Date of this Version
Published in Ethnicity on the Great Plains, EDITED BY Frederick C. Luebke. Published by the UNIVERSITY OF NEBRASKA PRESS • LINCOLN AND LONDON for the CENTER FOR GREAT PLAINS STUDIES University of Nebraska-Lincoln, 1980. Pages ix-xxxiii.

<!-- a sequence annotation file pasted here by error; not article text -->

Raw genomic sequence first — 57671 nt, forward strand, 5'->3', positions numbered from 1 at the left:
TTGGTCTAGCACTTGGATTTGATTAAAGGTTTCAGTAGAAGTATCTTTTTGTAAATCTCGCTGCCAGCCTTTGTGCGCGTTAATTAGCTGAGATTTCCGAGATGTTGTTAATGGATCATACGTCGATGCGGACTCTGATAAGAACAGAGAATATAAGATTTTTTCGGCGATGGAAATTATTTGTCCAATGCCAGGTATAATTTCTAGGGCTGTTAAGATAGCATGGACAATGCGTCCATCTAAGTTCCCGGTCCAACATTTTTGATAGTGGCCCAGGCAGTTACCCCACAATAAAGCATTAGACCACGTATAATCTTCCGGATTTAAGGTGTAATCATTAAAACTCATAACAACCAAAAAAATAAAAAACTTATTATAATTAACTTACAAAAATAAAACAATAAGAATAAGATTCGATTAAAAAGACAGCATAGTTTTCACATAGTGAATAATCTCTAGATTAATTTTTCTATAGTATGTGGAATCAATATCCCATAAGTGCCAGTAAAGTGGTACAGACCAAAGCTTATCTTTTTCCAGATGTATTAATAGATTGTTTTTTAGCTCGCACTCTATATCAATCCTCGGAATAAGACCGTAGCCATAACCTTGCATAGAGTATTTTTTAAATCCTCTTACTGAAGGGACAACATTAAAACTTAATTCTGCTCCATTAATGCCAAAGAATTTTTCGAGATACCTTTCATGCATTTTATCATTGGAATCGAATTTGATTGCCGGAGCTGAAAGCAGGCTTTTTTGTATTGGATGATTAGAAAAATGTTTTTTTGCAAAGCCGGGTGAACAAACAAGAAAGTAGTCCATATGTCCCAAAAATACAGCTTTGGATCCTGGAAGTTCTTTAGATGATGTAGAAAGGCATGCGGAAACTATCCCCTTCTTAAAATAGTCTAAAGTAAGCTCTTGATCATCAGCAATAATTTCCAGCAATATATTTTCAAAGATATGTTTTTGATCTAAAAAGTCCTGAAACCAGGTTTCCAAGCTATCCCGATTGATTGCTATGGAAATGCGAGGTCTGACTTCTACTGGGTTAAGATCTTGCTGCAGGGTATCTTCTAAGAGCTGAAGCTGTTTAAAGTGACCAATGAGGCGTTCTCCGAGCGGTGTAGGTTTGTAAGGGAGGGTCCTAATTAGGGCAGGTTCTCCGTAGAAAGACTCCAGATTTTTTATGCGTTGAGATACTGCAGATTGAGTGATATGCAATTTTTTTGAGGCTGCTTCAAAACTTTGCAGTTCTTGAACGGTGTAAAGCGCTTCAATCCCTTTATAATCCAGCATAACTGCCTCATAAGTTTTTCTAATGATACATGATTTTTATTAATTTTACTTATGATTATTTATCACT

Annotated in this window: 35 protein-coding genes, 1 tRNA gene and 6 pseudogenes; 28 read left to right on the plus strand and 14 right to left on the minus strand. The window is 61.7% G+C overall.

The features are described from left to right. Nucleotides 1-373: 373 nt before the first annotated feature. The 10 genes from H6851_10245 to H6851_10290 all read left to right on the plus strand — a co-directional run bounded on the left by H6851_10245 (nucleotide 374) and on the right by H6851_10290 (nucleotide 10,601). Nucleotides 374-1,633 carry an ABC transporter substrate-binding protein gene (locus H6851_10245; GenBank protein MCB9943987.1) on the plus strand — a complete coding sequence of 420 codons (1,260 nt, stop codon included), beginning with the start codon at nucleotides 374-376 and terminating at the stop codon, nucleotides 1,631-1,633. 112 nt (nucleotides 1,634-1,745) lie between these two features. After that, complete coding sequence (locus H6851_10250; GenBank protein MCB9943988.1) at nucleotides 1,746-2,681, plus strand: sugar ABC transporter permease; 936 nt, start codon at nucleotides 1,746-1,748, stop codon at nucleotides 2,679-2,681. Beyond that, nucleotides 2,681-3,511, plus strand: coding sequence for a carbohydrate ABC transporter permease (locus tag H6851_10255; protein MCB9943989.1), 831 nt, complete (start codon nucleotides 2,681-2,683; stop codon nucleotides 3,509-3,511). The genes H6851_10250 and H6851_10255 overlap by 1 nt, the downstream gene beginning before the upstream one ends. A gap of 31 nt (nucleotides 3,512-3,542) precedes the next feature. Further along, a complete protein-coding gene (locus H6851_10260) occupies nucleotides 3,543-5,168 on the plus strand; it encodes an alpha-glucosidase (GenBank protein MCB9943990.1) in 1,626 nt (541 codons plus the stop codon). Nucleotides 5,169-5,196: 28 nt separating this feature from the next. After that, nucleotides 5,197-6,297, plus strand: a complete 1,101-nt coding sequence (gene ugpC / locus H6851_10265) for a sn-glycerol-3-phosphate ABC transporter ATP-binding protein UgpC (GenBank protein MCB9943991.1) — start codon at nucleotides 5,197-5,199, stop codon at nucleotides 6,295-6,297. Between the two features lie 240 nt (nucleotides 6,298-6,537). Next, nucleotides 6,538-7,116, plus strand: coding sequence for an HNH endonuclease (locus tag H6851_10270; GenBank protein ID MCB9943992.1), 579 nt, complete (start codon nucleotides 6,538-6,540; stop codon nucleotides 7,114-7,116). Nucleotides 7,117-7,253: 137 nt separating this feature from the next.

Immigrants from Europe formed a major element in the population that settled the Great Plains in the nineteenth century; their descendants constitute the majority of persons in many parts of the region today. A century ago, as the agricultural frontier moved across central Nebraska onto what is considered the Great Plains, foreignborn persons consistently formed a much larger proportion of the inhabitants on the western edge of settlement than they did in the state as a whole. Some years later the census of 1890 revealed that in North Dakota, for example, 42.7 percent of the population of that newly admitted state was foreign-born, easily the highest proportion for any state in the Union. According to the census of 1970, immigrants and their children still account for 22.7 percent of North Dakota's population, and in ten of the state's fifty-three counties the proportion exceeds 30 percent. l Although many students of American literature will find such data validated by impressions gathered from the works of Ole Rolvaag, Willa Cather, Mari Sandoz, and other writers, most scholars seem unfamiliar with the importance of ethnicity for the history of the Great Plains. Through the years, state and local historical journals have published many articles, usually written by amateurs, that recount the settlement of various immigrant groups on the plains, but most professionally trained historians have tended to ignore ethnic history and to concentrate on traditional political and economic issues. Some, no doubt, have been influenced by Walter Prescott Webb, who observed in his widely read book, The Great Plains (193 1), that European immigrants, as well as blacks and Asians, avoided the Great Plains, especially in the southwest, and left the region to old-stock Americans of English and Scottish ancestry. Carl Kraenzel, a sociologist whose Great Plains in Transition was published in 1955, described the racial and ethnic minorities of the "region in one brief chapter, but concluded that "factors of race, nationality, and religion" played "only a small part" in accounting for the minority groups of the region. Instead, Kraenzel defined his minorities in economic or occupational terms and emphasized that such groups lacked the techniques needed to control their own economic affairs. Recent journalistic treatments of the Great Plains either ignore ethnicity as a variable in human affairs or treat distinctive groups as curiosities.2 The explanation for this failure to incorporate ethnicity into studies of the Great Plains region lies chiefly in the ideas scholars have used to organize their work. Regional studies are naturally conceived in spatial terms; that is, they are founded in the notion that a region has fairly distinct boundaries encompassing uniform physiographic characteristics, such as climate, topography, and soils, that require the inhabitants to act in certain ways or at least within certain limits. Cultural adaptation to the dictates of the physical environment thus becomes tantamount to a successful inhabitation of the region. The scholar may thus be disposed to assume, for example, that all farmers in Rawlins County, which is located in northwestern Kansas and extensively populated by the descendants of German-Hungarian, Swedish, and Czech immigrants, adapted to the environment in much the same way, regardless of ethnocultural origin.